image of a paint brush and canvas

7. Video game tester

This sounds like a fun option to combine work and play for those that love to play video games. These people play video games in the development process to check for errors. Video game testers don’t need more than a high school education, though having a college degree in things like computer animation, interactive game development or computer science could help you land a job in this competitive field.

image of two video game controllers

8. Solar photovoltaic installer

A fancy title that involves solar panels. These workers install and maintain solar panels. You can take related classes at tech schools or community colleges, but the best way to learn is through on-the-job training.

9. Cartographer

Maps exist on more than your car’s navigation system of Google Maps. A cartographer is a mapmaker, a role that’s changed with the ever-changing technology. There’s much more to the technical aspects of making maps (collecting data, drawing maps) these days. Cartographers usually require a bachelor’s degree.

image of a person holding a map of the world

10. Railroad workers

Want to sing the “I’ve been working on the railroad...” song and have it ring true? Become a railroad worker. These people make sure passenger and freight trains run on time, drive the trains, operate signals for the railroad or interact with passengers on the train. These workers need a high school diploma or GED along with months of on-the-job training.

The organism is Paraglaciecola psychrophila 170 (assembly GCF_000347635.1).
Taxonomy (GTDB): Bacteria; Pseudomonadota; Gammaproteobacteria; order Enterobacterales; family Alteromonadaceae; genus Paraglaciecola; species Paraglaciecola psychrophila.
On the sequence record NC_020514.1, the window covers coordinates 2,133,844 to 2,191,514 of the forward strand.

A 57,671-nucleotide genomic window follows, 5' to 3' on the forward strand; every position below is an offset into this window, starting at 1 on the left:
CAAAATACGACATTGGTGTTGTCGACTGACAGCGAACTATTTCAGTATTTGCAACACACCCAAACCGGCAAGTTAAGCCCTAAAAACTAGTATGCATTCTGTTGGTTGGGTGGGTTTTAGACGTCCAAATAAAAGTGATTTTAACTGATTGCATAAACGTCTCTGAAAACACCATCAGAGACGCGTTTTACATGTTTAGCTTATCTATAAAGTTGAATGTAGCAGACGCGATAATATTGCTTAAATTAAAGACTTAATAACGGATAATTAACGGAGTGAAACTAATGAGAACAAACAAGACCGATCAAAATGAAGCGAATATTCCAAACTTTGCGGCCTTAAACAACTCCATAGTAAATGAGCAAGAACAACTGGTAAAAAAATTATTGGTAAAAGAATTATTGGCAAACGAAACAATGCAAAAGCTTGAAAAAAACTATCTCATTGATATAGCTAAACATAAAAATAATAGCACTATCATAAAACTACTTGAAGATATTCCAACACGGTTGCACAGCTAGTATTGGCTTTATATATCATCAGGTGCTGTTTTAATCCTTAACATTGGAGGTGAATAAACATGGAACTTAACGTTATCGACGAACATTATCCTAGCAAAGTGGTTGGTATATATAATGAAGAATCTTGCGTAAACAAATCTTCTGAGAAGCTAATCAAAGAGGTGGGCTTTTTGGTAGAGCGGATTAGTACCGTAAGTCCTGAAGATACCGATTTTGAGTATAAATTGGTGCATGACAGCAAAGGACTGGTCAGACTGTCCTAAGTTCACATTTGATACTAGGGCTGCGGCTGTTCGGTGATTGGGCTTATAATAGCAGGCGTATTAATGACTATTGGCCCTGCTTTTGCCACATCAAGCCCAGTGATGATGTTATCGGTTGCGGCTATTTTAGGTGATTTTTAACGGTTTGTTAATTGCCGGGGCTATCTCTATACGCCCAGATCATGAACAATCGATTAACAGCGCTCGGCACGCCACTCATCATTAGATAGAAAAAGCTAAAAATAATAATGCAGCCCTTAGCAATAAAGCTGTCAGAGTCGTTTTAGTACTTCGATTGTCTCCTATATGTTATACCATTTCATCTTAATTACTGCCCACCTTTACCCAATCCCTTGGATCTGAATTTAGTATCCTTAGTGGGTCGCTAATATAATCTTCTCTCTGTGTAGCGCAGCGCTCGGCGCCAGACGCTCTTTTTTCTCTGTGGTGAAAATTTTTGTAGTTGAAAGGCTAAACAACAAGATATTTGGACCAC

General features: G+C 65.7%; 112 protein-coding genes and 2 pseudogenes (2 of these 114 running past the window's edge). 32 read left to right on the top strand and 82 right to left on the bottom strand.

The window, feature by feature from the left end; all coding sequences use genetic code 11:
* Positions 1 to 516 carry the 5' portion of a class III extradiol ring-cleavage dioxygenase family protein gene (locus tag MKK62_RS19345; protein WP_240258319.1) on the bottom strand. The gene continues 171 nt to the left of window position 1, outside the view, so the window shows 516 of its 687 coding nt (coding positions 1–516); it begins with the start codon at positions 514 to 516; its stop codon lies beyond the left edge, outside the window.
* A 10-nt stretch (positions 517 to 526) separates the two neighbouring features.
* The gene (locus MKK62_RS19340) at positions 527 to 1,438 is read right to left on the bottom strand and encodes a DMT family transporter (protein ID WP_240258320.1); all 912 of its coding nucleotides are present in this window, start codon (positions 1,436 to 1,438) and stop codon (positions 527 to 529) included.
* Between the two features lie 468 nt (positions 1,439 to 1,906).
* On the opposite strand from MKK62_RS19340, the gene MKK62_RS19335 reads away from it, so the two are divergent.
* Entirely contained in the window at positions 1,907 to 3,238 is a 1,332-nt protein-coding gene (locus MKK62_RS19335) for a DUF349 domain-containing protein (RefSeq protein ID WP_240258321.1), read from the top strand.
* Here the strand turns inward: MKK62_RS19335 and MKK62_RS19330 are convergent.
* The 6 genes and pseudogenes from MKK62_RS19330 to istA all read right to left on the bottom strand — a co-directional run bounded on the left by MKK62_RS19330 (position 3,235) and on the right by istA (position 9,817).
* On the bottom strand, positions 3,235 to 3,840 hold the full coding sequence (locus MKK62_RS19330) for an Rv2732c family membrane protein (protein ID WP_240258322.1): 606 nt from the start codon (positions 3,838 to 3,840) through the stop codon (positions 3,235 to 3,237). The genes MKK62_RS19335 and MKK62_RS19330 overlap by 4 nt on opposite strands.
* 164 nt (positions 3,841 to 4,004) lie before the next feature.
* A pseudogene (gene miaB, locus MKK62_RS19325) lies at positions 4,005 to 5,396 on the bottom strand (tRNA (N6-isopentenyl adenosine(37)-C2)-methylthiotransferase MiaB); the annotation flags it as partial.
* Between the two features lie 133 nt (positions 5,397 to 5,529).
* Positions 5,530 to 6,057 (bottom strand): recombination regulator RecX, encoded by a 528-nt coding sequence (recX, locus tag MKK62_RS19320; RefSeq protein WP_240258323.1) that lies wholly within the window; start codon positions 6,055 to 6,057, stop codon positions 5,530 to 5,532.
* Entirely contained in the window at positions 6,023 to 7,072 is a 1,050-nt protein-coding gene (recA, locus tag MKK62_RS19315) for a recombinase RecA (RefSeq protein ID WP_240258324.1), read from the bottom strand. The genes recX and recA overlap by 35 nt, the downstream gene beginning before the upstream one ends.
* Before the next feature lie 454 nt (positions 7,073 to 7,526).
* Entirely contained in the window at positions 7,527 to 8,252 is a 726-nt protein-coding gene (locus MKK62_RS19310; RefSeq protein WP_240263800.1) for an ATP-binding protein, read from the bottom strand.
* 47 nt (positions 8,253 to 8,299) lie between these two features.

Ranstrom noted that this high-school generation in particular might be more interested in environmental careers. There’s fields within the sciences for things like climate change and weather predictions. There are also ways to get involved with environmental standards from a business perspective. Someone with a love of numbers could help with financial planning for companies that are conscious of environmental standards for the stocks they invest in.

Another path on the corporate route that’s creative is a corporate event planner. This person would plan corporate events, conferences or schedule trips that sales associates can win, Ranstrom said.

Along with video game tester from the above list, there are many jobs that fall into that “test” category under the research and development or user-experience umbrellas. These kinds of jobs are good for someone wanting to learn coding and more technical skills while also interacting with people.

“Research and development jobs are always going to be fun because those are the big ideas,” Ranstrom said.

No matter what job title you might look into, it’s still important to do research through informational interviews (talking with someone who does the job to learn more about it). A job title itself might sound really cool and fun could be a lot different than what’s expected when it comes to day-to-day duties, according to Ranstrom. Make sure the daily work really does align with something you’d like to do, she added. She also emphasized the value of internships.

“That’s going to be invaluable experience for you as you move forward,” Ranstrom said.


Copyright © Agility Inc. 2014